Are you an F1, FTOO or F3?
Volume 48 Issue 10
May 20, 2023
Carbon McCoy explores the different levels of Ferrari ownership.
There are three types of Ferrari owners. For the sake of this breakdown, I’ll assign names to the three different demographics: F1, FTOO, and F3.
The first demographic, F1, is the top of the heap, king of the hill, Mount Olympus collectors.
The discerning automotive “accumulators” whose collections boast timeless, hand-picked vintage and contemporary specimens of both road and racecars brought to fruition in Modena and then Maranello over the last 70+ years.
The pontoon-fendered Testa Rossas, the aluminum-bodied short wheelbase berlinettas, the handful of genuine NART or Daytona Spyders, LMs 118 to F40, the Monzas, the Mondials, the pre-’70 monopostos – and, yes, the 250 GTOs – I was getting to them; I’m not even wherever you are right now and I can still hear you straining “and the 250 GTOs!”
The Ferrari owners and collectors in the F1 demographic can have any car they want, and they can do anything they want to that car.
Additionally, many of these collectors often order contemporary Ferraris, some expressed in unique and avant-garde liveries, occasionally introducing a one-off color that debuts if and when the car is ever shown.
Still, others directly phone the factory and say, “Hey – I’d like to commission a singular Ferrari, one of a kind, just for me, no expense spared.”
The second group, FTOO, is the First Time Original Owners. These are the folks who’ve finally made it to that financial milestone in their lives when and where they can realize the dream of Ferrari ownership.
But not just any Ferrari – their own Ferrari, ordered new through a dealer, to be built at the factory, specifically for them.
These are the folks who sit at home, and then again with their dealers, spending hours combing through Ferrari’s online configurator.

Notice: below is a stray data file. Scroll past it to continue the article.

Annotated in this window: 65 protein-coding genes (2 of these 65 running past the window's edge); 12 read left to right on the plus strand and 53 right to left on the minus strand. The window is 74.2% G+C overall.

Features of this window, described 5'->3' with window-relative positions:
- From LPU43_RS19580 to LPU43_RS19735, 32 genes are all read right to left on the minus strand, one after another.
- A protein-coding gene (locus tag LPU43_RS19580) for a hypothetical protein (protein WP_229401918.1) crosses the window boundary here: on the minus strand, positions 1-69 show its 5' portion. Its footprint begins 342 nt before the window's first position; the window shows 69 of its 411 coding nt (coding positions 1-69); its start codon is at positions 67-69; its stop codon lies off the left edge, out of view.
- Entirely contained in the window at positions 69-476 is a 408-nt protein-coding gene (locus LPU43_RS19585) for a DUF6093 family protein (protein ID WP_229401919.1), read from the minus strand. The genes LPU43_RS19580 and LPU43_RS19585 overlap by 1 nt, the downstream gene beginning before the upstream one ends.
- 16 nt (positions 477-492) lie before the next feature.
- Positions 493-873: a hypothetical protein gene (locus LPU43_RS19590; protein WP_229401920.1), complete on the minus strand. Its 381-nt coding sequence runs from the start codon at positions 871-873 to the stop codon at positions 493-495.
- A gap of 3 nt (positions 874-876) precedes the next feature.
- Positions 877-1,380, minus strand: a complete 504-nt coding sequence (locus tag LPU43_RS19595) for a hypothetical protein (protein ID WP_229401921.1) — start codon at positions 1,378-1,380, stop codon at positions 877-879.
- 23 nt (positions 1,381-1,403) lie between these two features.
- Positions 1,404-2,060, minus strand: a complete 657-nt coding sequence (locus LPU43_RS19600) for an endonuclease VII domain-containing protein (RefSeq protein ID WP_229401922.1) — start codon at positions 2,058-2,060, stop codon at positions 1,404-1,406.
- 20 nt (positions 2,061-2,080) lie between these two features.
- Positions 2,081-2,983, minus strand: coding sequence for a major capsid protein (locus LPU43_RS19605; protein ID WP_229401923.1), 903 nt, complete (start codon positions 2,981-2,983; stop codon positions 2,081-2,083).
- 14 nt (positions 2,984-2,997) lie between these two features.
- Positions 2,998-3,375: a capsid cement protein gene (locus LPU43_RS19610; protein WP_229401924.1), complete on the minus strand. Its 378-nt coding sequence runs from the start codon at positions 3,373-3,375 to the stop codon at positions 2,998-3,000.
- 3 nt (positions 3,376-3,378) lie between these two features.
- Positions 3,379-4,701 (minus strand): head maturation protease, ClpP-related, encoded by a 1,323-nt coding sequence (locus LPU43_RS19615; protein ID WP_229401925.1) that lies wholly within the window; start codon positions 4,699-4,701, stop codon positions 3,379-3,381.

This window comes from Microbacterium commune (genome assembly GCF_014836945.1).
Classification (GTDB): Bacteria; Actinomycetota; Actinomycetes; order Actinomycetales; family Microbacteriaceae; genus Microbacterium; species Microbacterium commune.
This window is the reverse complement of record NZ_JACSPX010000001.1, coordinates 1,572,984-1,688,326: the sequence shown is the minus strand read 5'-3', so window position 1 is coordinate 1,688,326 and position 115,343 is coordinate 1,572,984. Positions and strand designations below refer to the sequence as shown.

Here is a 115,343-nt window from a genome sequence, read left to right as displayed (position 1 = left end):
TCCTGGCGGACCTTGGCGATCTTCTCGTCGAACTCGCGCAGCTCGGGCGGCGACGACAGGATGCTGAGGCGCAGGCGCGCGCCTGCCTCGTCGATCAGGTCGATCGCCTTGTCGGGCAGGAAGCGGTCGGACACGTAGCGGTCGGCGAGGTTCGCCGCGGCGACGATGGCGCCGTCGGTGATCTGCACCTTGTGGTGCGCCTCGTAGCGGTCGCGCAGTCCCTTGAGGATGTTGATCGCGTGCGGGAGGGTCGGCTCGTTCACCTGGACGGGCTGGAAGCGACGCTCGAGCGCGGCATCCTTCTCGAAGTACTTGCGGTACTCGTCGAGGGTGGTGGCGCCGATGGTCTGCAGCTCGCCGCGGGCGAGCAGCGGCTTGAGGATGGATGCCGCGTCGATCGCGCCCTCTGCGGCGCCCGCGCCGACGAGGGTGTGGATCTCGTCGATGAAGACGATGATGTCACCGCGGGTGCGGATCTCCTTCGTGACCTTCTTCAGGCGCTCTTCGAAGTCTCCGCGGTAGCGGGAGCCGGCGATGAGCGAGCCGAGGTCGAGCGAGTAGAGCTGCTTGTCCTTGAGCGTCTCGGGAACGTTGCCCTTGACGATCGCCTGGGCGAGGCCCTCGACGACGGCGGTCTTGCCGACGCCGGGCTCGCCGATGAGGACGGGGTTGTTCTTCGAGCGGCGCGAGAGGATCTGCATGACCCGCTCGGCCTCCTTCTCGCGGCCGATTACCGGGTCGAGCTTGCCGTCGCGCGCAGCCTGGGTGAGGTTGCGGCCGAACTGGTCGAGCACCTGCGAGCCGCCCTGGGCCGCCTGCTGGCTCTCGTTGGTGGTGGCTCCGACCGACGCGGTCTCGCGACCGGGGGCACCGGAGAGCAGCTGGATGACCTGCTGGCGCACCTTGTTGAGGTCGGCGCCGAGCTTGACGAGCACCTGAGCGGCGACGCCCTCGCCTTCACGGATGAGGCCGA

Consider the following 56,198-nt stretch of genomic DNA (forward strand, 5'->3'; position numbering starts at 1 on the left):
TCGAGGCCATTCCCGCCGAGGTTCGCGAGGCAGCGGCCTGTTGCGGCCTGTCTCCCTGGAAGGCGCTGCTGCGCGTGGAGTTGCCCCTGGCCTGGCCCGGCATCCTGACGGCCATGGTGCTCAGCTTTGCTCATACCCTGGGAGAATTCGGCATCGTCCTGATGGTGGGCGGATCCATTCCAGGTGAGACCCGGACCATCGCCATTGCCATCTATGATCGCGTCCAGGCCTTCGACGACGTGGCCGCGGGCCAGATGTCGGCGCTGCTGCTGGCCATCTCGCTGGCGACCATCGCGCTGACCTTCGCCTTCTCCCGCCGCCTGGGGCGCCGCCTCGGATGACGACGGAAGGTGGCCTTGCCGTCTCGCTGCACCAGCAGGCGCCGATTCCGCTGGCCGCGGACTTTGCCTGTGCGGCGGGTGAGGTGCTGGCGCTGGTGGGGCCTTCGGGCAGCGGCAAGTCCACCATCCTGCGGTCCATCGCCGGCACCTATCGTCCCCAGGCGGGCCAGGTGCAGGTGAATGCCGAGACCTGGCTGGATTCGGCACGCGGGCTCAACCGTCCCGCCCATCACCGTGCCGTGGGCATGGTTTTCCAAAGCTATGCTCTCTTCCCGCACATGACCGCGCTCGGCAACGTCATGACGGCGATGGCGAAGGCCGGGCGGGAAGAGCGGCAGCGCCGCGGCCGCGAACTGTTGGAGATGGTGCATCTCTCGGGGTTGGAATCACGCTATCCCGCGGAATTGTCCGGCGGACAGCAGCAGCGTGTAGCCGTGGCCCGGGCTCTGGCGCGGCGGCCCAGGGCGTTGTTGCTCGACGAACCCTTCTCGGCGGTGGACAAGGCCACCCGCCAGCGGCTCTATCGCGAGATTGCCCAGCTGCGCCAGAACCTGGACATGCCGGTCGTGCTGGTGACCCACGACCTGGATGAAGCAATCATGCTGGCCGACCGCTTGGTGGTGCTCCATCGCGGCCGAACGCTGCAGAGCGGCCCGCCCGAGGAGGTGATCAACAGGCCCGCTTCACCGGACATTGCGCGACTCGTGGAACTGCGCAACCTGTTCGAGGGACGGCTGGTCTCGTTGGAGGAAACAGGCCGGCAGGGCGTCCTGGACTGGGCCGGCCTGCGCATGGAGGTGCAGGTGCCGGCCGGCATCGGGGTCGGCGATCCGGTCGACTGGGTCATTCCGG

Once they’ve decided on a model, they mix and match colors and options until they’re satisfied with their vision.
And while it’s uncommon, there are some first-time new Ferrari customers who go “all in” and order their dream car through Ferrari’s Atelier program – an opportunity only afforded to someone willing to spend $100,000 or more on options alone.
A majority of the red/tan Ferraris that have been ordered in the last, say, 40 years come from this group.
But you have to understand, a Ferrari is a considerable financial purchase – and even though it’s meant to be driven, and felt, the person stroking the six-figure check wants to know that there’s some liquidity, just in case the proverbial fan gets pelted with, you know, proverbial fertilizer.
So, it’s understandable that most of the people wading into that financial pool for the first time want to do so with caution, and thus order the most popular, and easily resaleable, color combination.
The third group, however, is all of the people who’ve made Ferrari ownership possible, even if it’s not a car they themselves ordered.
These seem to be the boldest and most adventurous Ferrari owners in terms of individualizing their cars.
Sure, you might see the occasional Azzurro la Plata 812 Superfast or Verde Francesca 488 Pista in a showroom or at the local cars and coffee gathering.
But a majority of the uniquely colored cars – either wrapped or repainted – come from the F3 group.
These are the folks who relish Ferrari ownership without fretting about resale value, and seem more inclined on modifying and personalizing their Ferraris.
James McGee, owner and manager of Pocono Sportscar, LLC, regularly services a 1989 Testarossa (S/N 82897) for a client whose entire car appears to be draped with a giant American flag.